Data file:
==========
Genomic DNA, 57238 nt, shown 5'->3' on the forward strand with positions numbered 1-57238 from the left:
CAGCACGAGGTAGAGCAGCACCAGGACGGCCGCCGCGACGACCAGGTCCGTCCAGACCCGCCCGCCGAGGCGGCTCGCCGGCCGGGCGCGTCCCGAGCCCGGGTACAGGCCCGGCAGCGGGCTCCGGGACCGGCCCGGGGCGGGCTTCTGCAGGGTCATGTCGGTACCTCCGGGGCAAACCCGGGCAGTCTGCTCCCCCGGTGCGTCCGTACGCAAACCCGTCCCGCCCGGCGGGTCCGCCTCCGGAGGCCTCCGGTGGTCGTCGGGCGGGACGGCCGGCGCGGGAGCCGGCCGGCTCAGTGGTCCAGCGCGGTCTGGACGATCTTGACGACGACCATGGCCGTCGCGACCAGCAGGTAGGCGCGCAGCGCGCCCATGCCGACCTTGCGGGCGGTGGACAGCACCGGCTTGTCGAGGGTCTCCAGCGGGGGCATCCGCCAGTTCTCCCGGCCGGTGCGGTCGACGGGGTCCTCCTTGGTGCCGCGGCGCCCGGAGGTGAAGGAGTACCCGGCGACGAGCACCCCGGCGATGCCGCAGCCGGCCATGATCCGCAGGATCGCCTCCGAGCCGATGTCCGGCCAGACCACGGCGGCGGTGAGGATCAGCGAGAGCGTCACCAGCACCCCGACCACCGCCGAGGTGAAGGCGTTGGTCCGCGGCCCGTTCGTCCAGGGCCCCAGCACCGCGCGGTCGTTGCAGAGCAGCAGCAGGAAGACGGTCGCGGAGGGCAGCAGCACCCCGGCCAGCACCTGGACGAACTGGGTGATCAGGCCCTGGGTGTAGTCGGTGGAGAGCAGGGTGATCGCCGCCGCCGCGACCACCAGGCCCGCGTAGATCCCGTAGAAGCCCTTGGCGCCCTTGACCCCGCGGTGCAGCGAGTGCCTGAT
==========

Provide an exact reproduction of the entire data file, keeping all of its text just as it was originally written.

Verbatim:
Genomic DNA, 57238 nt, shown 5'->3' on the forward strand with positions numbered 1-57238 from the left:
CAGCACGAGGTAGAGCAGCACCAGGACGGCCGCCGCGACGACCAGGTCCGTCCAGACCCGCCCGCCGAGGCGGCTCGCCGGCCGGGCGCGTCCCGAGCCCGGGTACAGGCCCGGCAGCGGGCTCCGGGACCGGCCCGGGGCGGGCTTCTGCAGGGTCATGTCGGTACCTCCGGGGCAAACCCGGGCAGTCTGCTCCCCCGGTGCGTCCGTACGCAAACCCGTCCCGCCCGGCGGGTCCGCCTCCGGAGGCCTCCGGTGGTCGTCGGGCGGGACGGCCGGCGCGGGAGCCGGCCGGCTCAGTGGTCCAGCGCGGTCTGGACGATCTTGACGACGACCATGGCCGTCGCGACCAGCAGGTAGGCGCGCAGCGCGCCCATGCCGACCTTGCGGGCGGTGGACAGCACCGGCTTGTCGAGGGTCTCCAGCGGGGGCATCCGCCAGTTCTCCCGGCCGGTGCGGTCGACGGGGTCCTCCTTGGTGCCGCGGCGCCCGGAGGTGAAGGAGTACCCGGCGACGAGCACCCCGGCGATGCCGCAGCCGGCCATGATCCGCAGGATCGCCTCCGAGCCGATGTCCGGCCAGACCACGGCGGCGGTGAGGATCAGCGAGAGCGTCACCAGCACCCCGACCACCGCCGAGGTGAAGGCGTTGGTCCGCGGCCCGTTCGTCCAGGGCCCCAGCACCGCGCGGTCGTTGCAGAGCAGCAGCAGGAAGACGGTCGCGGAGGGCAGCAGCACCCCGGCCAGCACCTGGACGAACTGGGTGATCAGGCCCTGGGTGTAGTCGGTGGAGAGCAGGGTGATCGCCGCCGCCGCGACCACCAGGCCCGCGTAGATCCCGTAGAAGCCCTTGGCGCCCTTGACCCCGCGGTGCAGCGAGTGCCTGAT